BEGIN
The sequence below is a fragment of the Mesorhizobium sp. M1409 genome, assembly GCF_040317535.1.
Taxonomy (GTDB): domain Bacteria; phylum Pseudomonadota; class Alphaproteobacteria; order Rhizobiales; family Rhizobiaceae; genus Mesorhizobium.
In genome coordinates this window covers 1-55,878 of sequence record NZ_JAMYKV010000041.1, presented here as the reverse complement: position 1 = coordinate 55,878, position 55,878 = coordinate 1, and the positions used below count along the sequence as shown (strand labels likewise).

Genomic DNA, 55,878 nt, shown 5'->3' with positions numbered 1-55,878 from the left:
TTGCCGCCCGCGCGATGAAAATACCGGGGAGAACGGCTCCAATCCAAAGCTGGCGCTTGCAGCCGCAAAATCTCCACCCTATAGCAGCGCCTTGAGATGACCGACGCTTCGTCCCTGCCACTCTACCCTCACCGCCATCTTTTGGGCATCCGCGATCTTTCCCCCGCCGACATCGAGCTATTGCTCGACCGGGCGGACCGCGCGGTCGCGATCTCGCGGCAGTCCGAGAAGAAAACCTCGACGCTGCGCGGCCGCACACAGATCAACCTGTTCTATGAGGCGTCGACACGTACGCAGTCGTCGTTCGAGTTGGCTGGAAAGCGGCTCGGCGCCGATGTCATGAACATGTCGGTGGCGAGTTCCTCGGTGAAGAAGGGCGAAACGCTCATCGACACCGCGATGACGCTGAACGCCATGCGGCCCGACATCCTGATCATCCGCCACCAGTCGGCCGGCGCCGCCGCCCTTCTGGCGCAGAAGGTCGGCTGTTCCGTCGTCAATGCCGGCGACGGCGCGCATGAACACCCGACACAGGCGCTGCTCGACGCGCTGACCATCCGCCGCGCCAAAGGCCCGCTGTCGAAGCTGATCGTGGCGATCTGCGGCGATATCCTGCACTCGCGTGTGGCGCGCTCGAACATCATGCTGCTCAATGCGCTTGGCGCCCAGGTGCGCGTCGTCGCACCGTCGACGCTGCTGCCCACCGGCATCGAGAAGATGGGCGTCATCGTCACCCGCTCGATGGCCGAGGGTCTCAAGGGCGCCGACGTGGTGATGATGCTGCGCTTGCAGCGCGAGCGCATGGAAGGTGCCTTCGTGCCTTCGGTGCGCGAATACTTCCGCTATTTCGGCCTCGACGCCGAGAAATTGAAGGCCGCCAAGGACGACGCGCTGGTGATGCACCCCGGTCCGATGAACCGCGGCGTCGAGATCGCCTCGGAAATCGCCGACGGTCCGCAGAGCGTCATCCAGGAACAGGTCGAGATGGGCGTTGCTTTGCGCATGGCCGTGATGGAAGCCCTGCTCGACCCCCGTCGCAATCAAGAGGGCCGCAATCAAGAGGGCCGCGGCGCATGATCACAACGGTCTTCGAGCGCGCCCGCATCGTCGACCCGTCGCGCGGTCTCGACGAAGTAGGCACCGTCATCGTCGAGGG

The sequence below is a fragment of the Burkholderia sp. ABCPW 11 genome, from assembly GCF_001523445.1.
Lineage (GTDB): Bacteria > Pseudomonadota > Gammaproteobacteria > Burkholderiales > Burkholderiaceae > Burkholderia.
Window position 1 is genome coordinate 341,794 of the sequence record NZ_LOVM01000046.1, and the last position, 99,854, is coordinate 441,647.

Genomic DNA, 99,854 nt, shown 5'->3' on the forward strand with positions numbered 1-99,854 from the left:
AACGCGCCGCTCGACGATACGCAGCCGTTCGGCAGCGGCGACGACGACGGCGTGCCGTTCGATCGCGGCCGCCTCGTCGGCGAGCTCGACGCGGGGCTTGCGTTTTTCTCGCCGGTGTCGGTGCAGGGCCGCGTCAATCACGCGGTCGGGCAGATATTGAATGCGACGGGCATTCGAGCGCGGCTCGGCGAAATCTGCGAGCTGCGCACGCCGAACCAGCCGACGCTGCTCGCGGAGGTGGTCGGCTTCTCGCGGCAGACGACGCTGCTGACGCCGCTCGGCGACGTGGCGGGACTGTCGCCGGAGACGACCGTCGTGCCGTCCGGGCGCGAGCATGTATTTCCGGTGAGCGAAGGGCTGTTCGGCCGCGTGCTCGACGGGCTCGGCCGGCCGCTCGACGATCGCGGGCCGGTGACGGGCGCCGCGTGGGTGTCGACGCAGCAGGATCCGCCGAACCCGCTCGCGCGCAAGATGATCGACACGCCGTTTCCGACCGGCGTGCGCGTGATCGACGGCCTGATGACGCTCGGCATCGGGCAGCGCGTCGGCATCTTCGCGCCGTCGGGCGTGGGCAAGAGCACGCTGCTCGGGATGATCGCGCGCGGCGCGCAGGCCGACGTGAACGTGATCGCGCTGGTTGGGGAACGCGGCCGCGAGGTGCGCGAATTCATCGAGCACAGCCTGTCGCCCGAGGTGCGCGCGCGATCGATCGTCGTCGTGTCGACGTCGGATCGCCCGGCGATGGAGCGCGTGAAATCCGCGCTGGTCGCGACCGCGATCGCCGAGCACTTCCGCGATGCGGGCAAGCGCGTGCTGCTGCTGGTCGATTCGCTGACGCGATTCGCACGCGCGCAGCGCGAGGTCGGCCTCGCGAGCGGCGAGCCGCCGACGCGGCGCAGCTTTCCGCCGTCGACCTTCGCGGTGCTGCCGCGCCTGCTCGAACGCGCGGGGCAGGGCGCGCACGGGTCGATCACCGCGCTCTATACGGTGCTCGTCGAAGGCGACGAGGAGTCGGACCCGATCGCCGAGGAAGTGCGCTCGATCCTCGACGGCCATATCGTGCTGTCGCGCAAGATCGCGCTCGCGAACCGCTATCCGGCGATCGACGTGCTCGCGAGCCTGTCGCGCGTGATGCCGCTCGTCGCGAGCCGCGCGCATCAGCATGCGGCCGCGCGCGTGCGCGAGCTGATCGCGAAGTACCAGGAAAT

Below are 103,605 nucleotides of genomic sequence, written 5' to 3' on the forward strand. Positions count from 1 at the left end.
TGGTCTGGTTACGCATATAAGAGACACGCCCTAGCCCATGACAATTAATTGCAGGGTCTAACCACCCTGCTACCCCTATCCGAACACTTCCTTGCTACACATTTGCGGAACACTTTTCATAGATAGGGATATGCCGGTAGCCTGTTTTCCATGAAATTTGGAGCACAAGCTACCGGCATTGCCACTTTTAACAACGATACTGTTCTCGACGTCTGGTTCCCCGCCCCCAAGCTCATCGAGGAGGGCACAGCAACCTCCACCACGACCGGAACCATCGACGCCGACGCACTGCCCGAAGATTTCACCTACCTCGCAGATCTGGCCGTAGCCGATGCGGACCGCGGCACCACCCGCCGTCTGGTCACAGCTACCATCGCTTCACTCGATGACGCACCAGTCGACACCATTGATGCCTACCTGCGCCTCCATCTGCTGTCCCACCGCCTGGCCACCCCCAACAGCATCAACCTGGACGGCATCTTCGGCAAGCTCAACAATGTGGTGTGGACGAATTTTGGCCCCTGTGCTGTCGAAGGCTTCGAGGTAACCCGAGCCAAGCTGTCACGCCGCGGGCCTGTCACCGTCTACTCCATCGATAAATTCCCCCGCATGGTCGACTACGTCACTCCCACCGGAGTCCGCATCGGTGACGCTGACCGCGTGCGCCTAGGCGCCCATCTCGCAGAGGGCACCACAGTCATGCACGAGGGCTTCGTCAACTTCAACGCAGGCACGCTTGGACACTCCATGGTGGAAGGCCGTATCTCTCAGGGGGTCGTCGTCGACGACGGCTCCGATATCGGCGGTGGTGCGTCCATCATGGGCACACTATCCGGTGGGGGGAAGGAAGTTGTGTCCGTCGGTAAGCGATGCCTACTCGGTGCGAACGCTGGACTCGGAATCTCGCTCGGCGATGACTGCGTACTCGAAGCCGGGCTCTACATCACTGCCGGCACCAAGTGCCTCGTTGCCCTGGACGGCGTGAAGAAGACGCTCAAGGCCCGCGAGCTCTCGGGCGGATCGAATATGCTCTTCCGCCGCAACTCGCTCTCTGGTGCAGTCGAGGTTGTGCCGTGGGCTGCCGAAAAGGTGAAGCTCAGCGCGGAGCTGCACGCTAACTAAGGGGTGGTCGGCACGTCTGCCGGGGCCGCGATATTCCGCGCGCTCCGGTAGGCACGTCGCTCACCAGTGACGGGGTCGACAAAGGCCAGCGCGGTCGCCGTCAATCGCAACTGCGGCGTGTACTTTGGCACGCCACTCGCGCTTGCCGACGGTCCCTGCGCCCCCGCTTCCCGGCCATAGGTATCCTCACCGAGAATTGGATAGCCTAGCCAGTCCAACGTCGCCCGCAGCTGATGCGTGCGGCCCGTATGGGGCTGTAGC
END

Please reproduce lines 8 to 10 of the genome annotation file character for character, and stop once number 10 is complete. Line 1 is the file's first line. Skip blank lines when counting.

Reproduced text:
Window position 1 is genome coordinate 341,794 of the sequence record NZ_LOVM01000046.1, and the last position, 99,854, is coordinate 441,647.

Genomic DNA, 99,854 nt, shown 5'->3' on the forward strand with positions numbered 1-99,854 from the left:
AACGCGCCGCTCGACGATACGCAGCCGTTCGGCAGCGGCGACGACGACGGCGTGCCGTTCGATCGCGGCCGCCTCGTCGGCGAGCTCGACGCGGGGCTTGCGTTTTTCTCGCCGGTGTCGGTGCAGGGCCGCGTCAATCACGCGGTCGGGCAGATATTGAATGCGACGGGCATTCGAGCGCGGCTCGGCGAAATCTGCGAGCTGCGCACGCCGAACCAGCCGACGCTGCTCGCGGAGGTGGTCGGCTTCTCGCGGCAGACGACGCTGCTGACGCCGCTCGGCGACGTGGCGGGACTGTCGCCGGAGACGACCGTCGTGCCGTCCGGGCGCGAGCATGTATTTCCGGTGAGCGAAGGGCTGTTCGGCCGCGTGCTCGACGGGCTCGGCCGGCCGCTCGACGATCGCGGGCCGGTGACGGGCGCCGCGTGGGTGTCGACGCAGCAGGATCCGCCGAACCCGCTCGCGCGCAAGATGATCGACACGCCGTTTCCGACCGGCGTGCGCGTGATCGACGGCCTGATGACGCTCGGCATCGGGCAGCGCGTCGGCATCTTCGCGCCGTCGGGCGTGGGCAAGAGCACGCTGCTCGGGATGATCGCGCGCGGCGCGCAGGCCGACGTGAACGTGATCGCGCTGGTTGGGGAACGCGGCCGCGAGGTGCGCGAATTCATCGAGCACAGCCTGTCGCCCGAGGTGCGCGCGCGATCGATCGTCGTCGTGTCGACGTCGGATCGCCCGGCGATGGAGCGCGTGAAATCCGCGCTGGTCGCGACCGCGATCGCCGAGCACTTCCGCGATGCGGGCAAGCGCGTGCTGCTGCTGGTCGATTCGCTGACGCGATTCGCACGCGCGCAGCGCGAGGTCGGCCTCGCGAGCGGCGAGCCGCCGACGCGGCGCAGCTTTCCGCCGTCGACCTTCGCGGTGCTGCCGCGCCTGCTCGAACGCGCGGGGCAGGGCGCGCACGGGTCGATCACCGCGCTCTATACGGTGCTCGTCGAAGGCGACGAGGAGTCGGACCCGATCGCCGAGGAAGTGCGCTCGATCCTCGACGGCCATATCGTGCTGTCGCGCAAGATCGCGCTCGCGAACCGCTATCCGGCGATCGACGTGCTCGCGAGCCTGTCGCGCGTGATGCCGCTCGTCGCGAGCCGCGCGCATCAGCATGCGGCCGCGCGCGTGCGCGAGCTGATCGCGAAGTACCAGGAAAT